The Monday after Thanksgiving, Jonathan Farrington told me that my book, Do YOU Mean Business: Technical / Non-Technical Collaboration, Business Development and YOU, is named Finalist, Top Sales and Marketing Book, Top Sales & Marketing Awards, 2012. This contest honors finalists in 11 business categories for their contributions to the fields of sales and marketing. The winners of the award will be announced via a live, online ceremony, on December 18.
- What an honor to be named a finalist for this prestigious award!
- What an honor to be part of the consortia of 12 authors selected as this year’s finalists!
- What an honor to have written a book inspired by my discussions with all of YOU. Our dialogues are very much a part of my book!
Writing is a funny thing. You find your “voice” and then become comfortable owning it. You realize that your dialogues and collaborations with friends, colleagues, and customers influence your writing voice. That book-writing journey, and the voice you develop along the way, becomes your second skin, your mantra. It becomes one of your defining moments.
Because you’ve walked every step you describe in your book. And you pay it forward, sparking others to find their own footsteps whilst you walk along the way with them.
Do YOU Mean Business? is a cross-over book. The book takes a solid look at the sales-engineering interface® – the place where technical and non-technical collaboration is supposed to happen, yet continues to fail miserably. The book takes you into those Monday morning cross-functional meetings – you know, the ones you dread, the meetings which are like running fingernails down a blackboard. The types of meetings where the sales people are rolling their eyes in frustration at the engineers, who second-guess every bit of sales data being presented and find reasons why your sales strategies won’t work. The types of meetings where the engineers are called on to save yet another stalled sale close because the sales person has over-promised, and low-bid, on impossible project deliverables.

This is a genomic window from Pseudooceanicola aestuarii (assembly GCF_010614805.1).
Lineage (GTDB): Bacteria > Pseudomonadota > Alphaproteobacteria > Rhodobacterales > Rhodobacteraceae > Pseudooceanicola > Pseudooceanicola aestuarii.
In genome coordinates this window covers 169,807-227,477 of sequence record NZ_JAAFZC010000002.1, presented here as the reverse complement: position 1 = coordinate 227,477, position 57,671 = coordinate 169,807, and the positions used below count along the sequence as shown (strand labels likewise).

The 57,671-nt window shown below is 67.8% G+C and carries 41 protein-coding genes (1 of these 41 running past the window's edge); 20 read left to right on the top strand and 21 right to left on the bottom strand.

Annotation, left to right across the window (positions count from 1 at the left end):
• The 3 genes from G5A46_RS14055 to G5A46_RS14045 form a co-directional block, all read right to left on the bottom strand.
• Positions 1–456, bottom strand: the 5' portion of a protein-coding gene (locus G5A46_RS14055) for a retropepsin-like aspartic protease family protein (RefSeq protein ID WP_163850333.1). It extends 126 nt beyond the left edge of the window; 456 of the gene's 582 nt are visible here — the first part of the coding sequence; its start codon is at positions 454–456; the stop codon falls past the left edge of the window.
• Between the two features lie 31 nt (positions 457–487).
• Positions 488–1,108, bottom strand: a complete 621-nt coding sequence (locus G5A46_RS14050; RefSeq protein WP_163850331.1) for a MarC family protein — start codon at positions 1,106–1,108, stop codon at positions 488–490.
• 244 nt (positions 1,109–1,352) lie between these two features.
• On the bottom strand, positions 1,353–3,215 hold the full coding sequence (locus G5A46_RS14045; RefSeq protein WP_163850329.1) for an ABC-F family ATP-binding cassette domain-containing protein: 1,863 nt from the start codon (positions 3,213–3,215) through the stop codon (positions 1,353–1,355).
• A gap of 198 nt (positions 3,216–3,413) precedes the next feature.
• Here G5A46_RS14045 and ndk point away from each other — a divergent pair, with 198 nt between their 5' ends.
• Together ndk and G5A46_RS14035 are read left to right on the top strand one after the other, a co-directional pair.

I articulated your frustration, as a finance or engineering professional, in speaking with business folks outside your discipline who just couldn’t seem to understand what you so desperately – to the point of complete exasperation – were trying to communicate to them. You inspired me to use your own sales voices in communicating your angst, as a business development professional, in feeling like you had drawn the short straw when working with, for, or selling to the technical community.
I am your collective voice.
This is not “just” another book about selling. It is a book for these times. It’s about cross-functional collaboration: learning to think like the person on the other side of the table so that you can engage them in relevant and valuable dialogue. That’s how revenue is created and driven through organizations.
After that little financial debacle back in 2008 (!), the world has been dragged, kicking and screaming, most firmly into the digital millennium. And the world of selling and doing business has been forever altered, both for sales and technical professionals. This situation still catches – by surprise – much of the technical, manufacturing, Angel and VC, entrepreneurial start-up, and selling communities with whom I work.
The solutions and innovations of the future lie in our collective and collaborative abilities to communicate with – not sell at – each other. Communication has, and always will be, the hallmark of humanity. There’s no time like the present to bridge that right brain – left brain, philosophical impasse thing.
And innovate. Together.
After 25 years, I still observe the same Us versus Them, discipline-driven, siloed mindset in today’s businesses, no matter how big or how small, no matter whether family-owned or a large multi-national company. Folks see the word “technical” in the title and that “Us versus Them” bias tells them this book is not for them – because they are in sales. Folks see the word “non-technical” in the title and their own version of ” Us versus Them” mindset suggests that the book is not for them, because they are technical professionals.
Truth of the matter is: everyone is involved in business development and revenue generation these days – even if it’s not in your job description. This is a globally competitive business playground. If you are observing what’s going on in the global economic and political stage, your role within your company calls for nothing short of being able to think like all of the folks seated around the table.
Time to leave your baggage and biases at the door, because there’s really no future in that.
You see, I strongly believe that the fulcrum for leveraging innovative business development is collaboration between technical and non-technical professionals. I’ve been there when this has worked. It’s revelatory. So I will keep pointing my personal horizon – and yours – in that direction.
Thank you to Top Sales World for recognizing my book. Thank you to my colleagues, collaborators, and customers for sharing your stories with me, and allowing me to articulate yours and to tell mine as well, so that we can get to the finish line together.
You continue to be my voice. I am honored to remain yours.